After some additional back and forth, the suit says, the DOI questioned whether Google could meet FISMA (Federal Information Security Management Act) requirements or provide a service whose “underlying infrastructure” is dedicated to the DOI. The irony is that Microsoft BPOS didn’t have FISMA certification either. Later that summer, Google Apps received its certification, several months before BPOS.
Google held a press event at its Mountain View headquarters to announce its FISMA certification and roll out a new version of Google Apps specifically for government agencies. Yes, the company calls it Google Apps for Government. This new version didn’t provide dedicated infrastructure for a particular agency – as the DOI requested – but it did at least move in that direction. Apps for Government stored Gmail and Google Calendar data in a segment of Google’s back-end infrastructure that’s separate from web services used by non-government users, and in an effort further comfort government agencies, Google said that the data centers hosting this data were located in the continental United States.
It’s certified! But it’s not…
The DOI suit soon escalated into a very public war of words between Google and Microsoft. In a brief released to the court in December, the Department of Justice said that despite Google’s continued claims to the contrary, Apps for Government had not received FISMA certification from the General Services Administration (GSA), and in predictable fashion, Microsoft took this little bit of information to the interwebs. In a blog post, Redmond accused Google of making “misleading security claims” to the US government.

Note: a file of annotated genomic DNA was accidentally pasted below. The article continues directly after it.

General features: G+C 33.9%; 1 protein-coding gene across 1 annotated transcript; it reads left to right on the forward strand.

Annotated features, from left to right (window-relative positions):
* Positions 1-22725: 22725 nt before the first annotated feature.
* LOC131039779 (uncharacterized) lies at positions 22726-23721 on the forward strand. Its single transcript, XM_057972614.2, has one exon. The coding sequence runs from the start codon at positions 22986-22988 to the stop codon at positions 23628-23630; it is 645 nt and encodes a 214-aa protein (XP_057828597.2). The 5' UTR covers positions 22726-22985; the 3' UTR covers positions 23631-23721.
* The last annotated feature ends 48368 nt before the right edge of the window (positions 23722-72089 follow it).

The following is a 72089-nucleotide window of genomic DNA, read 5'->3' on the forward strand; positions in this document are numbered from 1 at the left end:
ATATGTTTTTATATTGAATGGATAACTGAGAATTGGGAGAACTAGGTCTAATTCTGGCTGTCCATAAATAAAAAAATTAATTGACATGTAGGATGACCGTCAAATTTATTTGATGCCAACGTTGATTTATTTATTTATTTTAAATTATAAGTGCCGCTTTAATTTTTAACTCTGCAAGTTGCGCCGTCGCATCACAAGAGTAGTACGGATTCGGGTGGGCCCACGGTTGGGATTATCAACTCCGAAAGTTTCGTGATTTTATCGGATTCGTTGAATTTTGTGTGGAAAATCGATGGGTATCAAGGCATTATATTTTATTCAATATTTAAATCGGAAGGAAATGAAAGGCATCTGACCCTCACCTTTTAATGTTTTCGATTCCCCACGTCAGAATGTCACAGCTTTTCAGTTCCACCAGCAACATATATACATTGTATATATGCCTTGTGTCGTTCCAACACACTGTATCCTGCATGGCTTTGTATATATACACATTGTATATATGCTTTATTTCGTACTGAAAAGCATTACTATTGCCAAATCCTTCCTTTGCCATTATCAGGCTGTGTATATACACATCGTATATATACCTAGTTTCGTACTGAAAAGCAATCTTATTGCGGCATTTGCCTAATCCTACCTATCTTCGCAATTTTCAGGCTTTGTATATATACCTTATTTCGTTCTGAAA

Google denied the accusation, insisting that the DoJ was misrepresenting the situation.
Last summer, Google received FISMA certification for its existing Google Apps Premier Edition. With certification in place, it then launched Google Apps for Government. According to Google, the GSA said that new Google Apps for Government name and its data center adjustments could be incorporated into Google’s existing certification, but this had yet to actually happen. Certification is a binary thing – either you have it or you don’t – so there’s something to be said for Microsoft’s stance. But it’s breathlessness was a bit over the top.
“I’ll be the first to grant that FISMA certification amounts to something. The Act creates a process for federal agencies to accredit and certify the security of information management systems like e-mail, so FISMA-certification suggests that a particular solution has proven that it has met an adequate level of security for a specific need,” read the blog post from Microsoft’s David Howard. “Open competition should involve accurate competition. It’s time for Google to stop telling governments something that is not true.”
In a statement sent to the press, Google’s David Mihalchik – a business development exec for the company’s government effort – was quick to point out that Microsoft BPOS wasn’t FISMA certified either. As he should. BPOS didn’t receive its certification until this past April.
Today, a Google spokesman told us that Google Apps for Government is now officially rubberstamped by the GSA. This may or may not change the DOI’s pick, but the agency will at least listen to new possibilities. In her ruling, Judge Braden said that if either Google or the government object to the DOI’s new contract, they’ll all come back to her court.